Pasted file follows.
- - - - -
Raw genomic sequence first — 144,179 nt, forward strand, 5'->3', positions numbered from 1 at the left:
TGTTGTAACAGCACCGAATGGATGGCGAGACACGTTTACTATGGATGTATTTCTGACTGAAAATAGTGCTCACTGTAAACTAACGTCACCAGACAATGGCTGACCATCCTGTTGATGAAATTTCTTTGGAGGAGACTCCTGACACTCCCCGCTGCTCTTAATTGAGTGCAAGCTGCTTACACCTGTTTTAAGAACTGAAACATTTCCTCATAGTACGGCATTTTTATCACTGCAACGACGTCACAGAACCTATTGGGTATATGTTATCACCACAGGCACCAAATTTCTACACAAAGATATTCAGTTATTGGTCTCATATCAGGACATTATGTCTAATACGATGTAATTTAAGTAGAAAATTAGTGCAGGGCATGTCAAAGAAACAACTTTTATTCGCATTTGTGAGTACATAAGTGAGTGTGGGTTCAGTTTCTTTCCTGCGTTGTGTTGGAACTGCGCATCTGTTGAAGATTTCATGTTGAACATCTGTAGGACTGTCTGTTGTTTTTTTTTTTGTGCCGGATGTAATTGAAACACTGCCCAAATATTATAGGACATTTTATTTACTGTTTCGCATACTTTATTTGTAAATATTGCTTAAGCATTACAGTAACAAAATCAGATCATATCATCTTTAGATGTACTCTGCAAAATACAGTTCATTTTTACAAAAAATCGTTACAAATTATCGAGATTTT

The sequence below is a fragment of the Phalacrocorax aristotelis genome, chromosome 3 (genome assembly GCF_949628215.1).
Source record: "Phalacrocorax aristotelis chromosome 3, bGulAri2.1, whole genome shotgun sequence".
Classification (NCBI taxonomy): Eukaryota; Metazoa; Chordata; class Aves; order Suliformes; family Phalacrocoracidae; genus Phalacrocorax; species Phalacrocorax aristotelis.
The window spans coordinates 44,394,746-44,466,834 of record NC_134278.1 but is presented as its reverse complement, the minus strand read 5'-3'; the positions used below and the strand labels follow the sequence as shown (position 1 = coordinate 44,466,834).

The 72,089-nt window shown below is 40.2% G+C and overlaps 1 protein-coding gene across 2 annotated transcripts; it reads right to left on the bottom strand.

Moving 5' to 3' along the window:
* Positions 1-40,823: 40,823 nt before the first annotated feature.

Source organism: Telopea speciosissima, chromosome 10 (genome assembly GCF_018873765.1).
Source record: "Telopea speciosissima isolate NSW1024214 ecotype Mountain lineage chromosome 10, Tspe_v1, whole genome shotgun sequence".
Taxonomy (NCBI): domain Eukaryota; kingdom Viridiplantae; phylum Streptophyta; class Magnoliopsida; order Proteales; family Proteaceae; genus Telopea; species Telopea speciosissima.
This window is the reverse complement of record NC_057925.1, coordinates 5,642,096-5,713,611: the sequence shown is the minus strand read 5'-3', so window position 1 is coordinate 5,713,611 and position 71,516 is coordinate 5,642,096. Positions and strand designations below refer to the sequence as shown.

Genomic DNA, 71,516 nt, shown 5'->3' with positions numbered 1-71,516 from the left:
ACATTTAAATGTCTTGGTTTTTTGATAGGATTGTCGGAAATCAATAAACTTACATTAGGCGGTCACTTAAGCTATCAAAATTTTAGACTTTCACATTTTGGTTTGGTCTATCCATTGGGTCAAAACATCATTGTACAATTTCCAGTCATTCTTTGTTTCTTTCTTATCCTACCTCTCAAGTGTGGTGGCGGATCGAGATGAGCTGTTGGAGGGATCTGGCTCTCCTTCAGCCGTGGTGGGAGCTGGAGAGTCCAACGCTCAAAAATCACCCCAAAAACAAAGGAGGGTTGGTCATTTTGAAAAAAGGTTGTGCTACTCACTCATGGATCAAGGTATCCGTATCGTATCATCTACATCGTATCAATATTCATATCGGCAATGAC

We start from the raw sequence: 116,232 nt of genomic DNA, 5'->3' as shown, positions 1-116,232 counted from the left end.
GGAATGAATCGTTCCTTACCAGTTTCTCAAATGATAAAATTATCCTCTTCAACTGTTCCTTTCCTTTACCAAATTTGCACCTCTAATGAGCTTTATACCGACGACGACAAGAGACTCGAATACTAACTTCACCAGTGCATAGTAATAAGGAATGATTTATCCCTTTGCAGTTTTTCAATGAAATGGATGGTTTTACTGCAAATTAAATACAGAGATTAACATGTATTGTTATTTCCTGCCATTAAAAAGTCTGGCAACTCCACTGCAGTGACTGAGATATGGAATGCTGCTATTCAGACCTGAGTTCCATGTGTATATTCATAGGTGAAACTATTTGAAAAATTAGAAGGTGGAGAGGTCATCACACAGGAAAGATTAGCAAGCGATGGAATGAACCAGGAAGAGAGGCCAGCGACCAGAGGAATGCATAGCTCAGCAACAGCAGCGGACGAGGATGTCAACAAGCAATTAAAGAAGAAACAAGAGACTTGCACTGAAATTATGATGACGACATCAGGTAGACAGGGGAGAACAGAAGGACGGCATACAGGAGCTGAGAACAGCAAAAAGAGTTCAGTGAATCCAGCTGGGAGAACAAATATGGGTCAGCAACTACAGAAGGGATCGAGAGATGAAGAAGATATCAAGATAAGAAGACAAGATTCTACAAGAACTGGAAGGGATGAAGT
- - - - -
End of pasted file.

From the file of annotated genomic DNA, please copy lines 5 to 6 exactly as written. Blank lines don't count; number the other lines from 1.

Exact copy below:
Classification (NCBI taxonomy): Eukaryota; Metazoa; Chordata; class Aves; order Suliformes; family Phalacrocoracidae; genus Phalacrocorax; species Phalacrocorax aristotelis.
The window spans coordinates 44,394,746-44,466,834 of record NC_134278.1 but is presented as its reverse complement, the minus strand read 5'-3'; the positions used below and the strand labels follow the sequence as shown (position 1 = coordinate 44,466,834).